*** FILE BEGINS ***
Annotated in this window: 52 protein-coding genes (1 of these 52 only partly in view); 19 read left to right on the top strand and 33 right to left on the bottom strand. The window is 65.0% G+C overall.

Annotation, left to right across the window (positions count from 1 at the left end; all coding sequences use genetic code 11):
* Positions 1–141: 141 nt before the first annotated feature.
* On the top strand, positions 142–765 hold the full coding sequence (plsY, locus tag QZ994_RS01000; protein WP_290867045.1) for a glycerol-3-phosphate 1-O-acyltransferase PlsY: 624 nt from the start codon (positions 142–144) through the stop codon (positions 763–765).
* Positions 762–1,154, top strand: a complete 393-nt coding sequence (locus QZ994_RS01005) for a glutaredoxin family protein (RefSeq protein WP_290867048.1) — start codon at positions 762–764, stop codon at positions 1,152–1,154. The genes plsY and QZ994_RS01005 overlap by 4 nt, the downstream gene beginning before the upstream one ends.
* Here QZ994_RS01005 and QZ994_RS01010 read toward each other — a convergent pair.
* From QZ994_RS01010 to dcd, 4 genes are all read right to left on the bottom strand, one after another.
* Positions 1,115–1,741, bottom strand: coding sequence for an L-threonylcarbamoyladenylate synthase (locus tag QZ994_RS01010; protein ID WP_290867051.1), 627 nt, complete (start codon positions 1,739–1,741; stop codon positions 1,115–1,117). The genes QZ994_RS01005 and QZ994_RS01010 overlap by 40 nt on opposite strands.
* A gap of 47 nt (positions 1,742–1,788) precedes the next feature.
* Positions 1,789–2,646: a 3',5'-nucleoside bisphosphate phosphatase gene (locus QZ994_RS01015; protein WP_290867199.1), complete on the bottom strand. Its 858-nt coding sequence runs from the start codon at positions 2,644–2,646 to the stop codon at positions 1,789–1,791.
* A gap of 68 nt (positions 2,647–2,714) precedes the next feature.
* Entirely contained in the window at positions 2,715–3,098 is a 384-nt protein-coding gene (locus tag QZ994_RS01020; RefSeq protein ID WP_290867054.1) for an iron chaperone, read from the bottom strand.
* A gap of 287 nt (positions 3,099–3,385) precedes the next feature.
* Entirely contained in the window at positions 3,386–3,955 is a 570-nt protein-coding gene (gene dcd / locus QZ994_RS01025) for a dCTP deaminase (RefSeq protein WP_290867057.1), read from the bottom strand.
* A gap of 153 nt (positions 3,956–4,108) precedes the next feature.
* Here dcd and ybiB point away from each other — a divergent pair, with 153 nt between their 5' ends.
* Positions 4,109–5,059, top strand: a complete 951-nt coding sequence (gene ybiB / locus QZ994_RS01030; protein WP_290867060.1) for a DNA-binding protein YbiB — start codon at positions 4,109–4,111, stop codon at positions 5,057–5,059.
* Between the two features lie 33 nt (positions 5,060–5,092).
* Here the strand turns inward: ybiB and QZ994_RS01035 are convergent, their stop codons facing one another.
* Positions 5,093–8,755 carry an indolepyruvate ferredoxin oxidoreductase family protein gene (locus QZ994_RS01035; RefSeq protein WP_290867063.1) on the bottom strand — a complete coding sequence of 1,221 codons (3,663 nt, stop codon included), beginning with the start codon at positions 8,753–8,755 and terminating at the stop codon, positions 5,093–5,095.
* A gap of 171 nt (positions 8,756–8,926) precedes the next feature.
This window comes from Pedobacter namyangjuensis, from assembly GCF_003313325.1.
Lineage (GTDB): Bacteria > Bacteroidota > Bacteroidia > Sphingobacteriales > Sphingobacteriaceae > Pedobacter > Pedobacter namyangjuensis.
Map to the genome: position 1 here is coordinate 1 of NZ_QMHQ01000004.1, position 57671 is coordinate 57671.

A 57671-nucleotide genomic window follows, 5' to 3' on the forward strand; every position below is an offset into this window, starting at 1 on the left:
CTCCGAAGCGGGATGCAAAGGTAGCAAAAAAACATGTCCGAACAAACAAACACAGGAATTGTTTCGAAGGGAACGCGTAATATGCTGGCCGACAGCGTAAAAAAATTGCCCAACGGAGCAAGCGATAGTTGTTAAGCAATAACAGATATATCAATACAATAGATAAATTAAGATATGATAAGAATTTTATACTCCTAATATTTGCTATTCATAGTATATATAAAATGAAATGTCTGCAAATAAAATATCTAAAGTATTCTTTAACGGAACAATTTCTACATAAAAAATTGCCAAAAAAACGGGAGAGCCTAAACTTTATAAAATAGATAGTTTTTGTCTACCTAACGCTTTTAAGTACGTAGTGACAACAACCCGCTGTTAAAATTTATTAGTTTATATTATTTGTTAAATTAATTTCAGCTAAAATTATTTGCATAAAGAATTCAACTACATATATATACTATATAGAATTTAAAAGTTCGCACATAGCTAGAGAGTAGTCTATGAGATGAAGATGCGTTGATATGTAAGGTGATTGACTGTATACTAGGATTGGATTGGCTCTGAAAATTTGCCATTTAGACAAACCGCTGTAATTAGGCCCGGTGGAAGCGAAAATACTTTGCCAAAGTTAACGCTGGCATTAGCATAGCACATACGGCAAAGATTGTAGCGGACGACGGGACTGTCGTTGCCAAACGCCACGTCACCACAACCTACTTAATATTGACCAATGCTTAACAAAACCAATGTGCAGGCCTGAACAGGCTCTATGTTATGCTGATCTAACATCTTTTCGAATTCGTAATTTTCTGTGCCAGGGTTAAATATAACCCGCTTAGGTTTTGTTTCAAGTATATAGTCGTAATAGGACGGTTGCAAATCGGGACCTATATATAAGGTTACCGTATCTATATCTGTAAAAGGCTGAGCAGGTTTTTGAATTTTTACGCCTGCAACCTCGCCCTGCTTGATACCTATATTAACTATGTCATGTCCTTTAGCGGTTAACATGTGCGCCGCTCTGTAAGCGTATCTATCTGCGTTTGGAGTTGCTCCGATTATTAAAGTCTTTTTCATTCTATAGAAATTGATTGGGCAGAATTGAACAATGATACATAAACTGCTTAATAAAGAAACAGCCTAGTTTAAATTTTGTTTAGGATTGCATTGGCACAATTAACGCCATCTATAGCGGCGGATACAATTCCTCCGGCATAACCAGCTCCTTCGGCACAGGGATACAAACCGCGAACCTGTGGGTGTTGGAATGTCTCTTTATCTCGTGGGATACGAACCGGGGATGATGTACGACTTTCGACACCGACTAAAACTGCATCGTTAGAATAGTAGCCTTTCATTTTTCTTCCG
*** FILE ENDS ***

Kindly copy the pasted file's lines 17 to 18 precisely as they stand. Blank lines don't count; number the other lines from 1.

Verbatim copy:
* Positions 4,109–5,059, top strand: a complete 951-nt coding sequence (gene ybiB / locus QZ994_RS01030; protein WP_290867060.1) for a DNA-binding protein YbiB — start codon at positions 4,109–4,111, stop codon at positions 5,057–5,059.
* Between the two features lie 33 nt (positions 5,060–5,092).